November 1, 2004
When Orange Coast College eliminated its community education department last year, it told George Blanc, the administrative dean, he could stay on as a classroom teacher.
Blanc, then 67, decided 29 years with the Costa Mesa, Calif., college was enough. He retired and immediately launched GEES & Associates, a businessconsulting practice.
Blanc joined a growing group of Americans who retire from a job and start or buy a business.
A 2004 study by Rand Corporation in Santa Monica, Calif., for AARP found that a third of selfemployed people over the age of 50 made the transition after their semicentennial birthdays.
The study also found that while the self-employed account for 10.2 percent of the U.S. workforce, they are 16.4 percent of workers over age 50. (The percentage is about 5 percentage points higher when owners of incorporated businesses are included, the Rand study said.) Two of every five self-employed people are over 50.
The Rand study doesn’t attempt to explore the reasons or ramifications of older self-employment, but the motivation and experiences of Blanc and others who start businesses after retirement are instructive.
These post-retirement entrepreneurs are mentally alert, physically active and enthusiastic about their lives.
They attribute it all to staying in the business world, and selfemployment gives them greater flexibility in the amount and type of work they do.
Blanc has a broad employment history in education and at his parents’ Los Angeles restaurant. He considered his job at the college to be entrepreneurial, starting the swap meet, managing courses and cultural offerings that people were willing to pay for, and providing business counseling and other services through the Small Business Assistance center, another of his creations.
He’s also a member of SCORE, which provides free business counseling sponsored by the U.S. Small Business Administration. Blanc estimates he already has counseled business owners more than 6,000 hours among SCORE, OCC and now GEES & Associates. (GEES is a combination of his and his wife Esther’s names.)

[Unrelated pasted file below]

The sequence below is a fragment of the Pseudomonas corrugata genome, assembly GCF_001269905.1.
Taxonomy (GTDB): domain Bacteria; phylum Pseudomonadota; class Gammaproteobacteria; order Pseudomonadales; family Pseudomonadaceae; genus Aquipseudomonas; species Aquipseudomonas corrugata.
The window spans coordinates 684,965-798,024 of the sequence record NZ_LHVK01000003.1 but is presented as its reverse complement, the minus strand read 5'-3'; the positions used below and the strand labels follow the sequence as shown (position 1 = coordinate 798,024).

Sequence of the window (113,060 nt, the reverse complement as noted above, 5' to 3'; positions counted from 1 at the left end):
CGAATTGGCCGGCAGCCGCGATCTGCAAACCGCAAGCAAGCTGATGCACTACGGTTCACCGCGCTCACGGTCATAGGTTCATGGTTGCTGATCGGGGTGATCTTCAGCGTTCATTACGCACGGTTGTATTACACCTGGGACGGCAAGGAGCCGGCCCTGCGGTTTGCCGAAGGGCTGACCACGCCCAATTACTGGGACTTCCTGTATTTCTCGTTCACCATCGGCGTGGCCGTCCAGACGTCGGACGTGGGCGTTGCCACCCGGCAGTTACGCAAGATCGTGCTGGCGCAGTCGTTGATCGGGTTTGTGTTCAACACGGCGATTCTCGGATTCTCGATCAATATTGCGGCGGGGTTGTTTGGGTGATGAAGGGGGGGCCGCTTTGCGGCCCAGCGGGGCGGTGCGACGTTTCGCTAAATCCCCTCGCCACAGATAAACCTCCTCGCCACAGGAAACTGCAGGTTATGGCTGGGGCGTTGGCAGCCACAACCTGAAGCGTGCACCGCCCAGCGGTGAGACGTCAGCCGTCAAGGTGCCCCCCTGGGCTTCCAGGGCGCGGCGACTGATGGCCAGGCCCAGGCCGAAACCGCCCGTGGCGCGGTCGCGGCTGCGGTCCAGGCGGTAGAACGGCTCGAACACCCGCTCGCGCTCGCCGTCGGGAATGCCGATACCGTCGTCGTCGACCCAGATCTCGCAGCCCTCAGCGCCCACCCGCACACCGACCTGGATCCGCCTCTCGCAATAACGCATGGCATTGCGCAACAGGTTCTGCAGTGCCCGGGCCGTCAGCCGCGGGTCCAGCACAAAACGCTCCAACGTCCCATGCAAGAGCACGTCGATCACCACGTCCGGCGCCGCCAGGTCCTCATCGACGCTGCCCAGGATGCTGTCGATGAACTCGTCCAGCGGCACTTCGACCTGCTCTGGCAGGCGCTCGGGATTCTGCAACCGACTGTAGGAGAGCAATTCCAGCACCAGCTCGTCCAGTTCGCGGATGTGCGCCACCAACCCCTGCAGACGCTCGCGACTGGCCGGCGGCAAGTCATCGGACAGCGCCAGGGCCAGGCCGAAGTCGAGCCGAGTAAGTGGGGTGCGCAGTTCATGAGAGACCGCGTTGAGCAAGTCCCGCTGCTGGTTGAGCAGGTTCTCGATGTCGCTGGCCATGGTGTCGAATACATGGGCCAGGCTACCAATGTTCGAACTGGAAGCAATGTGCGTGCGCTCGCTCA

‘‘I am enjoying what I do so much,’’ Blanc said. ‘‘I’m a cheerleader, technician and matchmaker. I make a difference in people’s lives.’’
Although financially secure, he charges a fee because people tend to value less what they get for free.
Blanc can’t imagine retiring. He tells of one client, a retired engineer, who was considering buying a restaurant, even though he knew nothing about the industry, because he needed a reason to get out of bed each morning.
That sense of aimlessness among people who are living an average 12 years beyond retirement also strikes Jerry Bame, 70, of Huntington Beach, Calif., who closed his business-law practice three years ago to be an executive coach.
‘‘I see people who do nothing in retirement. Sad,’’ he said.
After 39 years of law practice, Bame didn’t want to take it easy.
‘‘I had things I wanted to do for business people that I couldn’t do as a lawyer, skills I wanted to exercise before I stopped working,’’ he explained. ‘‘I love working. I love being with people.’’
After analyzing the part of law practice he liked most, Bame started networking and telling people he was leveraging his MBA and law degrees to advise chief executives. A year ago, he added lawyer clients who wanted greater satisfaction from their work. This year he added executives in career transition.
He has eight clients and wouldn’t consider having more than 12.
‘‘My model is to coach every other week,’’ Bame said. ‘‘I need to practice what I preach. (In the off weeks) I do a lot of reading and take as many classes as I can. I travel. If (his coaching practice) is too much like work, I won’t achieve my goals.’’
Like Blanc, Bame said that financially he doesn’t need to work, ‘‘but I can’t retire mentally.’’
Both Blanc and Bame are typical of today’s over-50 selfemployment landscape, according to Rand. Two-thirds of this group are men, 89 percent are white non-Hispanics, 77 percent are married.
Barbara Samara, 55, of Mission Viejo, Calif., is more like the typical over-50 selfemployed woman: Younger and less financially selfsufficient than her male counterparts.
Samara was a sales and marketing executive for IBM in New York when she took a buyout in 1998.
‘‘My manager couldn’t believe I was going to leave,’’ Samara recalled. ‘‘I wanted to be a vice president and I didn’t see that happening, so I left.’’
The upfront cash wasn’t enormous and she didn’t immediately start drawing a pension, but the promised lifetime health-insurance coverage made her decision easier.
Samara needed some income, ‘‘but I didn’t want a 9-to-5 corporate thing again.’’
She answered an ad in the Pennysaver to become an independent contractor for Au Pair in America, to provide au pairs (foreign nannies) for families in southern California.
‘‘I have a weird schedule; 8 o’clock at night is like 8 o’clock in the morning. My phone is available to my families 24/7,’’ Samara said.
Yet her 30- to 40-hour week is about half her hours at IBM.
And she has plenty of time for a second project, developing a college-campus program for gifted children, plus volunteer work at a local hospital and SCORE.
Recently she added to her list teaching career workshops for human-resources provider Drake Beam Morin.
‘‘I never could imagine retiring,’’ Samara said. ‘‘I only do what I like. This is fun.’’